Bobby Torres Begrudgingly Looks Back at Playing Woodstock, 50 Years Ago This Month

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Bobby Torres Begrudgingly Looks Back at Playing Woodstock, 50 Years Ago This Month
by Robert Ham

Bobby Torres

Bobby Torres courtesy of the artist

Percussionist Bobby Torres isn’t much on nostalgia. “To me,” he says, “you’re only as good as your last gig and it’s been 50 years…” He trails off that final thought and shrugs.

The 76-year-old Latin jazz musician has had to reckon with the past a lot recently, searching it for memories from an August weekend in 1969 when he took the stage as part of Joe Cocker’s backing band at the Woodstock Music & Art Fair. He knows how important that moment was for both Cocker’s career and the many acts that took the stage at the festival 50 years ago, which is why he’s put together a tribute to the festival—titled Remembering Woodstock, with a Little Help from My Friends—that he and members of his Latin jazz ensemble will be performing tonight at Lan Su Chinese Garden.

But he’s the first to acknowledge that he’s put a lot of miles between himself and Max Yasgur’s farm, including a decade performing with Tom Jones, tours with Etta James, and sessions with Al Jarreau, Jackson Browne, and the band Mark Almond.

“It’s weird,” he says, soaking in the sun outside a coffee shop in Northeast Portland. “I’ve been asked, ‘How do you feel about being a part of history?’ Before now, maybe 100 people know about me playing with Joe Cocker.”

The number may be slightly higher than that, but not by much. Torres’ time with the Grease Band and Mad Dogs & Englishmen, the bluesy ensembles that backed up Cocker at Woodstock and beyond, lasted about two years. And you may catch a quick glimpse of him in Woodstock, the documentary film about the festival released in 1970, but he wasn’t on stage with Cocker during the singer’s steaming performance of The Beatles’ “With a Little Help from My Friends” that made the final cut.

“I remember sitting in a screening room with Joe watching the movie,” Torres says, “and thinking to myself, ‘Look at that! Jesus!’ I was freaking out inside that I’m with this guy. Afterward, Joe says to me, ‘Bobby, I’m so sorry you weren’t in the movie more,’ and I’m thinking, ‘What are you nuts? Are you crazy?’ He was phenomenal.”

How Torres came to work with Cocker is already the stuff of legend. At the time, the percussionist was living in New York and studying at the RCA School of Electronics. A fan of Cocker’s work, he went to see the singer at the Fillmore East when he opened for Rod Stewart.

“I was already a fan of ‘Feeling Alright,’” Torres says, referring to Cocker’s cover of the Traffic song that opened the singer’s 1969 debut album. “Rock ‘n’ roll conga! So, I go and see him and… no conga. He was playing another club that week, so I went and found him and asked if I could sit in for that one song.”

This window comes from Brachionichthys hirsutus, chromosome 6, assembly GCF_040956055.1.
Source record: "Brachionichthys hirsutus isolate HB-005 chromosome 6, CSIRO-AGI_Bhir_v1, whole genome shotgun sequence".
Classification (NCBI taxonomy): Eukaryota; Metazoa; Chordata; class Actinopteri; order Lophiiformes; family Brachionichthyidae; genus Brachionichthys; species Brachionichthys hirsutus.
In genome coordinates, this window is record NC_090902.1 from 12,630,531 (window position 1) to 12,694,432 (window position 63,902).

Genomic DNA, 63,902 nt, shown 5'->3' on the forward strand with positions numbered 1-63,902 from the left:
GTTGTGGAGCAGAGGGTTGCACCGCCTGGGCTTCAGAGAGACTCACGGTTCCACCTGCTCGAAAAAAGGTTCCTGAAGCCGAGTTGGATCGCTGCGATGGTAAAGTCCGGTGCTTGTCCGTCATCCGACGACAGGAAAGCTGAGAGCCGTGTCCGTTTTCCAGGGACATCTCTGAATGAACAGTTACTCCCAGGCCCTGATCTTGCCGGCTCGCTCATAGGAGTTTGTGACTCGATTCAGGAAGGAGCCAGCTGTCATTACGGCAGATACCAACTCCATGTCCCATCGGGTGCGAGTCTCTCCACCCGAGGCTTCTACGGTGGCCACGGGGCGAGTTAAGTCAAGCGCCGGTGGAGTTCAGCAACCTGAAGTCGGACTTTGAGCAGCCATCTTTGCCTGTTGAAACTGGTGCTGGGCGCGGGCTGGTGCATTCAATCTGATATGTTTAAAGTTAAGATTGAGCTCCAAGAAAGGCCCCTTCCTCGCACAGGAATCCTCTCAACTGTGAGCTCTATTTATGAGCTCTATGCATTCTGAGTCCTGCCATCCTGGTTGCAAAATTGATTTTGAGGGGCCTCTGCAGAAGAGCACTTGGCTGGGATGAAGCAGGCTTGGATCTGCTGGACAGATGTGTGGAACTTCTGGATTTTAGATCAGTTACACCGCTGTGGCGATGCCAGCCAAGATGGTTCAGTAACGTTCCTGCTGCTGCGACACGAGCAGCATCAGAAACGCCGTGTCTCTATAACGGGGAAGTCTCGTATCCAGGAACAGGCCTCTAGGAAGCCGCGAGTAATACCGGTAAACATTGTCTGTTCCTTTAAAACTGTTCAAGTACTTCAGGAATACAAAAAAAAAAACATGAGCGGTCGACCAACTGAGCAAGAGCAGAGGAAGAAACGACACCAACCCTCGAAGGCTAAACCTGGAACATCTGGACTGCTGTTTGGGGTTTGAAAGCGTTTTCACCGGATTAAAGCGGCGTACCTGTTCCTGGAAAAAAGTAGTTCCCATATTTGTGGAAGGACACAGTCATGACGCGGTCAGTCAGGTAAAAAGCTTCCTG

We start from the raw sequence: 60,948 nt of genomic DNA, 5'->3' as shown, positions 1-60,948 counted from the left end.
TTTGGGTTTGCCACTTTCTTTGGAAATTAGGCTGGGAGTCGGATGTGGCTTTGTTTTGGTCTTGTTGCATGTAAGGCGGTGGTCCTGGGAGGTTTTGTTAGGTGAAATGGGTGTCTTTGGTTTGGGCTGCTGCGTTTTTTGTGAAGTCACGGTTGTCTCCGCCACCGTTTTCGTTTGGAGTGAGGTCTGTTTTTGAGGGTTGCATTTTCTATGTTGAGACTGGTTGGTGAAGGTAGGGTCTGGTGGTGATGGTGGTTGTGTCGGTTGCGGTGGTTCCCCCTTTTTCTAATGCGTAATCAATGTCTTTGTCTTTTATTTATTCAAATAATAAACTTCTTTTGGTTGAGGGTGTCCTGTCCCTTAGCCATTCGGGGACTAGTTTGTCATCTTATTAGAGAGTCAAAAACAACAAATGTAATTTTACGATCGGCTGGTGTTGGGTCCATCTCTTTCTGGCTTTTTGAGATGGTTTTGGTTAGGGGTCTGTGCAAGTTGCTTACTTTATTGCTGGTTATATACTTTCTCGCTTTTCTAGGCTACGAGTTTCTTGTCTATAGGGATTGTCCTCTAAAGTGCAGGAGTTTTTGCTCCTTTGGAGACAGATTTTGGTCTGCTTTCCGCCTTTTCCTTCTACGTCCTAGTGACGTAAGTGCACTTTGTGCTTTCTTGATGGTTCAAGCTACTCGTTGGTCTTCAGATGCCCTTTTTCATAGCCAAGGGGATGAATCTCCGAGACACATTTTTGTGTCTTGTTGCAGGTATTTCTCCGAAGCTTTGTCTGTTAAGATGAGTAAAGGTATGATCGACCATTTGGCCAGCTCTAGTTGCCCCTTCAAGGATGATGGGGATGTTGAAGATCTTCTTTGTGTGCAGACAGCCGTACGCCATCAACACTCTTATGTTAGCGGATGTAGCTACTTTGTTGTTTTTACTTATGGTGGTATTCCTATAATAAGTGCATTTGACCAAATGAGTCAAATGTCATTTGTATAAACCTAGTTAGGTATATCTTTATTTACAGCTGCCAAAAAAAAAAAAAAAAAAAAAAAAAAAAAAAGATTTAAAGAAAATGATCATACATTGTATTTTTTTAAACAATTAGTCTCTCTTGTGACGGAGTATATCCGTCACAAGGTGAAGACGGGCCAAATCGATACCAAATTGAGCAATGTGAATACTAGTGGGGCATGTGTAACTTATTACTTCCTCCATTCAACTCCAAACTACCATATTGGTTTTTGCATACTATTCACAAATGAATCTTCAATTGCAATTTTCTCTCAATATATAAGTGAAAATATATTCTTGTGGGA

Torres kept that up for a few months when Cocker returned to headline the Fillmore East and then to play in Chicago before he was asked to join the band. From there, it was a whirlwind of gigs, TV appearances in the UK, and festival appearances, leading up to that momentous Sunday afternoon when he was shuttled on a decommissioned Army helicopter to the backstage at Woodstock, a short journey that was as memorable as playing in front of a sea of people.

“It was us and Sha Na Na,” Torres remembers. “[Grease Band keyboardist] Chris Stainton had taken some acid earlier and he said, ‘Oh, I feel a bit sick.’ He crawled on his stomach over to the big porthole in the side of the helicopter and threw up as we were passing over the crowd. He got back up and said, ‘Oh, I feel better.’”

What he mostly remembers from the performance was the feeling of hearing a few hundred thousand people roaring in approval. And that, when the set was over, a thunderstorm rolled in (“It was like God was applauding us”) that kept he and the band stuck at the festival for a while. Beyond that, Torres has logged that experience alongside thousands of other gigs he’s played in the five decades since.

“It was a big deal, but at the same time,” he says, “it was getting written up in the paper, and two weeks later, that’s lining the bird cage.”

What Torres will cop to, at the very least, is how much he’s grown as a performer and a player since he took that momentous leap of faith in asking to sit in with Cocker five decades ago.

“At that time, it was persistence and fearlessness,” he says. “I got rejected a lot of times, but I kept on going. I don’t know if I was incompetent or just dumb. I’ve learned so much from then to now. I can’t believe how much I’ve learned… ’cause I didn’t know shit at the beginning.”

Bobby Torres Ensemble: Remembering Woodstock, With a Little Help from My Friends, Tues Aug 20, 7:30 pm, Lan Su Chinese Garden, 239 NW Everett, $30-45

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